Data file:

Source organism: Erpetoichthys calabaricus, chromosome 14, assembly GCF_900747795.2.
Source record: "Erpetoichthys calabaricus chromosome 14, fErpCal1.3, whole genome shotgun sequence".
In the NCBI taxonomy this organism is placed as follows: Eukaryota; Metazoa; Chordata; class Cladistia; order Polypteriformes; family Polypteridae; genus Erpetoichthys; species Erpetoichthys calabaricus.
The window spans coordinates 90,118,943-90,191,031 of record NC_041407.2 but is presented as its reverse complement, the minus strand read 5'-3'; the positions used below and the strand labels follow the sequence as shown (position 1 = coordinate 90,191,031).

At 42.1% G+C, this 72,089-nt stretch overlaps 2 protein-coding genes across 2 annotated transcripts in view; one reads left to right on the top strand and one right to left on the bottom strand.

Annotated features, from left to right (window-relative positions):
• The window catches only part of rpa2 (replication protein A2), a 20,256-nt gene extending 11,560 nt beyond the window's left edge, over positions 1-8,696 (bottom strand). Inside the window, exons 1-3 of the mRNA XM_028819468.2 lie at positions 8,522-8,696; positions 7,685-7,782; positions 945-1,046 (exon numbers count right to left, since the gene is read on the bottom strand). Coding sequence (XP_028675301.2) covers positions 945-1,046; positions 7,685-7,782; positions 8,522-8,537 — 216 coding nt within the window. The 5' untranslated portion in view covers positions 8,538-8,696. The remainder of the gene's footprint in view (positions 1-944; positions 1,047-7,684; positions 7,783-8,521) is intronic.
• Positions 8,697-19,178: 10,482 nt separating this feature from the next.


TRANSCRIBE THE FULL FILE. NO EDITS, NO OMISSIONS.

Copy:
Source organism: Erpetoichthys calabaricus, chromosome 14, assembly GCF_900747795.2.
Source record: "Erpetoichthys calabaricus chromosome 14, fErpCal1.3, whole genome shotgun sequence".
In the NCBI taxonomy this organism is placed as follows: Eukaryota; Metazoa; Chordata; class Cladistia; order Polypteriformes; family Polypteridae; genus Erpetoichthys; species Erpetoichthys calabaricus.
The window spans coordinates 90,118,943-90,191,031 of record NC_041407.2 but is presented as its reverse complement, the minus strand read 5'-3'; the positions used below and the strand labels follow the sequence as shown (position 1 = coordinate 90,191,031).

At 42.1% G+C, this 72,089-nt stretch overlaps 2 protein-coding genes across 2 annotated transcripts in view; one reads left to right on the top strand and one right to left on the bottom strand.

Annotated features, from left to right (window-relative positions):
• The window catches only part of rpa2 (replication protein A2), a 20,256-nt gene extending 11,560 nt beyond the window's left edge, over positions 1-8,696 (bottom strand). Inside the window, exons 1-3 of the mRNA XM_028819468.2 lie at positions 8,522-8,696; positions 7,685-7,782; positions 945-1,046 (exon numbers count right to left, since the gene is read on the bottom strand). Coding sequence (XP_028675301.2) covers positions 945-1,046; positions 7,685-7,782; positions 8,522-8,537 — 216 coding nt within the window. The 5' untranslated portion in view covers positions 8,538-8,696. The remainder of the gene's footprint in view (positions 1-944; positions 1,047-7,684; positions 7,783-8,521) is intronic.
• Positions 8,697-19,178: 10,482 nt separating this feature from the next.